How can high tech manufacturers improve manufacturing engineering? We surveyed 177 people directly involved with manufacturing engineering and found that modernizing processes and technology drives higher manufacturing engineering productivity and performance. These improvements are crucial to profitability as customers demand high quality, personalized products at increasingly faster time to market; all despite rising product and manufacturing complexity.
Unfortunately, high tech companies face challenges in process design as products, manufacturing processes, including:
- Visibility to manufacturing capabilities
- Untimely design data
- Visualizing assembly processes
- Predicting impacts on sustainability
Please enjoy the summary* below. For the full research, please visit our sponsor Dassault Systèmes DELMIA (registration required).
This eBook shares additional data analysis and insights for the high tech industry from our Transforming Manufacturing Engineering with Virtual Build research.
Table of Contents
- Improve Manufacturing Engineering to Increase Profitability
- Address Process Designer Challenges
- Recognize the Opportunity
- Quantify the Potential
- Identify Performance Drivers
- Find Issues Earlier in Design
- Use more 3D and Simulation
- Leverage More Integrated Solutions
- Use More Advanced Communication and Collaboration
- Top Performers Show the Way
- Recommendations and Next Steps
- About the Research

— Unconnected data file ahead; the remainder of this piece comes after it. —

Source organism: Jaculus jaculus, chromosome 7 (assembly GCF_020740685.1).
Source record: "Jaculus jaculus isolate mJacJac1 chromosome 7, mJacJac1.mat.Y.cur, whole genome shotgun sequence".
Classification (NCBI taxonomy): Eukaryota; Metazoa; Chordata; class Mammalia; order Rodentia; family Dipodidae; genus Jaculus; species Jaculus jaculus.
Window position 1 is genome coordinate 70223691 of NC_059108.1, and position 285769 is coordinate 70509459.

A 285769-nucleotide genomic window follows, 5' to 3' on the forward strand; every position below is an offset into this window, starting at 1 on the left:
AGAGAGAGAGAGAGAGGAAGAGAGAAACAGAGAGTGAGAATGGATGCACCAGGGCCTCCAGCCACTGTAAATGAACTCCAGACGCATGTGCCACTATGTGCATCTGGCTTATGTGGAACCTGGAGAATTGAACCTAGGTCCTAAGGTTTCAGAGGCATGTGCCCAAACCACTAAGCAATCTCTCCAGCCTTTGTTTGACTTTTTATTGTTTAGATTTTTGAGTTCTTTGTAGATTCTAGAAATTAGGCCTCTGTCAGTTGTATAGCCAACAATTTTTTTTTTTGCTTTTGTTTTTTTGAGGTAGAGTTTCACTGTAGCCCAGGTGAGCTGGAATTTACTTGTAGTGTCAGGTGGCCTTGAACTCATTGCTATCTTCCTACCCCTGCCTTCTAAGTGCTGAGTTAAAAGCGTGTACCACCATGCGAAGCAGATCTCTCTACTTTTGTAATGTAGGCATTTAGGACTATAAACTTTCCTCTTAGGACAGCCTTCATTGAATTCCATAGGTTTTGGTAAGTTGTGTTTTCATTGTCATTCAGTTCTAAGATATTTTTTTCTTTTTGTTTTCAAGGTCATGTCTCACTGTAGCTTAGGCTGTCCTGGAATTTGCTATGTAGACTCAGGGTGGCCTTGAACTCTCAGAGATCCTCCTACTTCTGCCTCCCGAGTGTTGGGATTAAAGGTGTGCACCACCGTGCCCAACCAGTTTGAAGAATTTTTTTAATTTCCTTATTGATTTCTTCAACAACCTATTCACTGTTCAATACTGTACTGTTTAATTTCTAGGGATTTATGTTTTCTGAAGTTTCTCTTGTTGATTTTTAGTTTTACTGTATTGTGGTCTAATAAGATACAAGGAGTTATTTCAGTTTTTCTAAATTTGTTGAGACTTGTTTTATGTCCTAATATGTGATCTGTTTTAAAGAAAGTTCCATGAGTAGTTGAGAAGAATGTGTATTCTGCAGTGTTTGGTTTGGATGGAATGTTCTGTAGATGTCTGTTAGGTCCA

Improve Manufacturing Engineering Performance
Improve Performance in the Face of Complexity
How can high tech manufacturers improve manufacturing engineering? We surveyed 177 people directly involved with manufacturing engineering and found that modernizing processes and technology drives higher manufacturing engineering productivity and performance. These improvements are crucial to profitability as customers demand high quality, more personalized products at increasingly faster time to market; all despite rising product and manufacturing complexity.
Modernize Manufacturing Engineering
Survey results show that Top Performers (see definition in eBook) in manufacturing engineering have increased maturity in the way they plan, validate, and communicate manufacturing operations. These leading companies waste less time on non-value-added activities, find issues sooner, and spend less on physical prototypes. They accomplish this through best practices, including:
- More advanced collaboration and communication methods
- Increased use of 3D and simulation to plan and validate manufacturing operations with virtual, digital twins
Recognize the Opportunity
Manufacturing Engineering is Ready for an Upgrade
It’s time for change. Manufacturers must digitalize production planning to reduce cycle times, increase efficiently, and deliver quality. High tech companies need to adopt new techniques to validate manufacturing earlier in the process, in parallel with product design.
Current Processes can be Improved
There is significant room for improvement. The majority of companies validate process plans with time-consuming and expensive physical prototyping. Physical prototypes bring abstract designs into the real world so engineers can identify issues and improvement opportunities. Most companies also use spreadsheets, which are prone to errors and file-based so they are not conducive to collaboration. These approaches lead to late discoveries and expensive process validation.